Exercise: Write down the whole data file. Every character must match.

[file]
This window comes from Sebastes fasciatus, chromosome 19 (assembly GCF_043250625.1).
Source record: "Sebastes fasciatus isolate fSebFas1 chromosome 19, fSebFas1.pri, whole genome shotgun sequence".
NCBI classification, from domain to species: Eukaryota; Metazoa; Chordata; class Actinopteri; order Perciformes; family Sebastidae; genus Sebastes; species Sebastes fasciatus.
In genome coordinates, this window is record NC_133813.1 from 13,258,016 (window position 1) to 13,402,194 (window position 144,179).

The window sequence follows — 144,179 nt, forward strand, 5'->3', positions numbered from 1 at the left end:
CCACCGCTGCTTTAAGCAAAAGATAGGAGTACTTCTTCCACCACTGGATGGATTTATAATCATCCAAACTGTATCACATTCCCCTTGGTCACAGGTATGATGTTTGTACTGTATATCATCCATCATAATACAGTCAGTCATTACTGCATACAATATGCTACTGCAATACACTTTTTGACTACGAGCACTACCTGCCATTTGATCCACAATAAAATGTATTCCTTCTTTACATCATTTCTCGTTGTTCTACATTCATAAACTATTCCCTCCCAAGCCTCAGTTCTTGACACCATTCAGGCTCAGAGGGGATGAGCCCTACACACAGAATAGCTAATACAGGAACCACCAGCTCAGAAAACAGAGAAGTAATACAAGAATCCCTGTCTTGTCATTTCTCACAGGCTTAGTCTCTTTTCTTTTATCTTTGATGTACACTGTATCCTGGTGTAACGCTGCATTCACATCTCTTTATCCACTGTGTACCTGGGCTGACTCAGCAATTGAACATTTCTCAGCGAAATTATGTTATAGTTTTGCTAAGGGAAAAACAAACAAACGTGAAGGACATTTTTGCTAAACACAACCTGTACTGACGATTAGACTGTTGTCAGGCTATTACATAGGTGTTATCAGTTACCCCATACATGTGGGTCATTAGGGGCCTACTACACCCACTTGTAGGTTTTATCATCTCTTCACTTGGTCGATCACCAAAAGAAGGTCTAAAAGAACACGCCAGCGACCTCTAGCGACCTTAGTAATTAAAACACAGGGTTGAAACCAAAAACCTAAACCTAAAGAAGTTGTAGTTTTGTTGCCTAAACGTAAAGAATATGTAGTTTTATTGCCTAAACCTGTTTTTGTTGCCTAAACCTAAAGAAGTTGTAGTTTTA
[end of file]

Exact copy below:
This window comes from Sebastes fasciatus, chromosome 19 (assembly GCF_043250625.1).
Source record: "Sebastes fasciatus isolate fSebFas1 chromosome 19, fSebFas1.pri, whole genome shotgun sequence".
NCBI classification, from domain to species: Eukaryota; Metazoa; Chordata; class Actinopteri; order Perciformes; family Sebastidae; genus Sebastes; species Sebastes fasciatus.
In genome coordinates, this window is record NC_133813.1 from 13,258,016 (window position 1) to 13,402,194 (window position 144,179).

The window sequence follows — 144,179 nt, forward strand, 5'->3', positions numbered from 1 at the left end:
CCACCGCTGCTTTAAGCAAAAGATAGGAGTACTTCTTCCACCACTGGATGGATTTATAATCATCCAAACTGTATCACATTCCCCTTGGTCACAGGTATGATGTTTGTACTGTATATCATCCATCATAATACAGTCAGTCATTACTGCATACAATATGCTACTGCAATACACTTTTTGACTACGAGCACTACCTGCCATTTGATCCACAATAAAATGTATTCCTTCTTTACATCATTTCTCGTTGTTCTACATTCATAAACTATTCCCTCCCAAGCCTCAGTTCTTGACACCATTCAGGCTCAGAGGGGATGAGCCCTACACACAGAATAGCTAATACAGGAACCACCAGCTCAGAAAACAGAGAAGTAATACAAGAATCCCTGTCTTGTCATTTCTCACAGGCTTAGTCTCTTTTCTTTTATCTTTGATGTACACTGTATCCTGGTGTAACGCTGCATTCACATCTCTTTATCCACTGTGTACCTGGGCTGACTCAGCAATTGAACATTTCTCAGCGAAATTATGTTATAGTTTTGCTAAGGGAAAAACAAACAAACGTGAAGGACATTTTTGCTAAACACAACCTGTACTGACGATTAGACTGTTGTCAGGCTATTACATAGGTGTTATCAGTTACCCCATACATGTGGGTCATTAGGGGCCTACTACACCCACTTGTAGGTTTTATCATCTCTTCACTTGGTCGATCACCAAAAGAAGGTCTAAAAGAACACGCCAGCGACCTCTAGCGACCTTAGTAATTAAAACACAGGGTTGAAACCAAAAACCTAAACCTAAAGAAGTTGTAGTTTTGTTGCCTAAACGTAAAGAATATGTAGTTTTATTGCCTAAACCTGTTTTTGTTGCCTAAACCTAAAGAAGTTGTAGTTTTA